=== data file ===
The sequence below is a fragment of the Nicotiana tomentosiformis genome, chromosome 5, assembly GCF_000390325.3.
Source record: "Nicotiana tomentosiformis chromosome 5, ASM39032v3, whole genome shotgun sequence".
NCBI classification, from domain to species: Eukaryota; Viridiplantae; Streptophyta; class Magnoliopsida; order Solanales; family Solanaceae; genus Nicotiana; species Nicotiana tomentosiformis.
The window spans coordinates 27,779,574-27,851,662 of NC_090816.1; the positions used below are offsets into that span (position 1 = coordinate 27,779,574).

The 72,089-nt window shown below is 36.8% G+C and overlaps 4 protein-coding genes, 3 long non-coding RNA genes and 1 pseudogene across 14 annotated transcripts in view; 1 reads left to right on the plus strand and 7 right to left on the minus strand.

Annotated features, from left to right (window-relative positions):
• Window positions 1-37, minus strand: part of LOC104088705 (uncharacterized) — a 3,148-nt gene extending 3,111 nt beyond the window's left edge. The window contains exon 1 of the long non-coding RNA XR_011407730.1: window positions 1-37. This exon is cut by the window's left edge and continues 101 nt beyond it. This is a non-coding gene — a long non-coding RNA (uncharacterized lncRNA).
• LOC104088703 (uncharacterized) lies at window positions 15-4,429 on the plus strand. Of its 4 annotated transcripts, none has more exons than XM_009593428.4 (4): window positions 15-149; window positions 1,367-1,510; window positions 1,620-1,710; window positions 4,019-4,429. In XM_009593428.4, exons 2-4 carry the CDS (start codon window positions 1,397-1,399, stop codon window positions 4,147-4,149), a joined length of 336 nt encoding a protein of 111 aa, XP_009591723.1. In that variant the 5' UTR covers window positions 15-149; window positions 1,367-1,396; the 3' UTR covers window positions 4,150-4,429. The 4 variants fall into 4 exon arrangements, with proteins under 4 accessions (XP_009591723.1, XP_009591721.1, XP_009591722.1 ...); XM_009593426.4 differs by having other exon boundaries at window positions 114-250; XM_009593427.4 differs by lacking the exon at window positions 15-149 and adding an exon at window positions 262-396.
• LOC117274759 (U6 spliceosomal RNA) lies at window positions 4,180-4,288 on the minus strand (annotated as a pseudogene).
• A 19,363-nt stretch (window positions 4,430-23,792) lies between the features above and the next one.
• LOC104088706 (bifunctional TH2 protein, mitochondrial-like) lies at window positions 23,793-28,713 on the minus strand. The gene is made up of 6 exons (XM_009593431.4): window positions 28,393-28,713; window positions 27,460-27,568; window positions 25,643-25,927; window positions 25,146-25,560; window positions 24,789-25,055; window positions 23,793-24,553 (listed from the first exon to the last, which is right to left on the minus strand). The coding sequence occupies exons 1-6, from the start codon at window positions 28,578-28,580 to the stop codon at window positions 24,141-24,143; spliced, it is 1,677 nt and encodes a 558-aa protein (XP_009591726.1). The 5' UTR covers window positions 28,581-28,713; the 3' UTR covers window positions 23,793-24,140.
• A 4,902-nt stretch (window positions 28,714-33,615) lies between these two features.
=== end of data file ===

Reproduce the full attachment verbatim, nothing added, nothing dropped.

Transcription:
The sequence below is a fragment of the Nicotiana tomentosiformis genome, chromosome 5, assembly GCF_000390325.3.
Source record: "Nicotiana tomentosiformis chromosome 5, ASM39032v3, whole genome shotgun sequence".
NCBI classification, from domain to species: Eukaryota; Viridiplantae; Streptophyta; class Magnoliopsida; order Solanales; family Solanaceae; genus Nicotiana; species Nicotiana tomentosiformis.
The window spans coordinates 27,779,574-27,851,662 of NC_090816.1; the positions used below are offsets into that span (position 1 = coordinate 27,779,574).

The 72,089-nt window shown below is 36.8% G+C and overlaps 4 protein-coding genes, 3 long non-coding RNA genes and 1 pseudogene across 14 annotated transcripts in view; 1 reads left to right on the plus strand and 7 right to left on the minus strand.

Annotated features, from left to right (window-relative positions):
• Window positions 1-37, minus strand: part of LOC104088705 (uncharacterized) — a 3,148-nt gene extending 3,111 nt beyond the window's left edge. The window contains exon 1 of the long non-coding RNA XR_011407730.1: window positions 1-37. This exon is cut by the window's left edge and continues 101 nt beyond it. This is a non-coding gene — a long non-coding RNA (uncharacterized lncRNA).
• LOC104088703 (uncharacterized) lies at window positions 15-4,429 on the plus strand. Of its 4 annotated transcripts, none has more exons than XM_009593428.4 (4): window positions 15-149; window positions 1,367-1,510; window positions 1,620-1,710; window positions 4,019-4,429. In XM_009593428.4, exons 2-4 carry the CDS (start codon window positions 1,397-1,399, stop codon window positions 4,147-4,149), a joined length of 336 nt encoding a protein of 111 aa, XP_009591723.1. In that variant the 5' UTR covers window positions 15-149; window positions 1,367-1,396; the 3' UTR covers window positions 4,150-4,429. The 4 variants fall into 4 exon arrangements, with proteins under 4 accessions (XP_009591723.1, XP_009591721.1, XP_009591722.1 ...); XM_009593426.4 differs by having other exon boundaries at window positions 114-250; XM_009593427.4 differs by lacking the exon at window positions 15-149 and adding an exon at window positions 262-396.
• LOC117274759 (U6 spliceosomal RNA) lies at window positions 4,180-4,288 on the minus strand (annotated as a pseudogene).
• A 19,363-nt stretch (window positions 4,430-23,792) lies between the features above and the next one.
• LOC104088706 (bifunctional TH2 protein, mitochondrial-like) lies at window positions 23,793-28,713 on the minus strand. The gene is made up of 6 exons (XM_009593431.4): window positions 28,393-28,713; window positions 27,460-27,568; window positions 25,643-25,927; window positions 25,146-25,560; window positions 24,789-25,055; window positions 23,793-24,553 (listed from the first exon to the last, which is right to left on the minus strand). The coding sequence occupies exons 1-6, from the start codon at window positions 28,578-28,580 to the stop codon at window positions 24,141-24,143; spliced, it is 1,677 nt and encodes a 558-aa protein (XP_009591726.1). The 5' UTR covers window positions 28,581-28,713; the 3' UTR covers window positions 23,793-24,140.
• A 4,902-nt stretch (window positions 28,714-33,615) lies between these two features.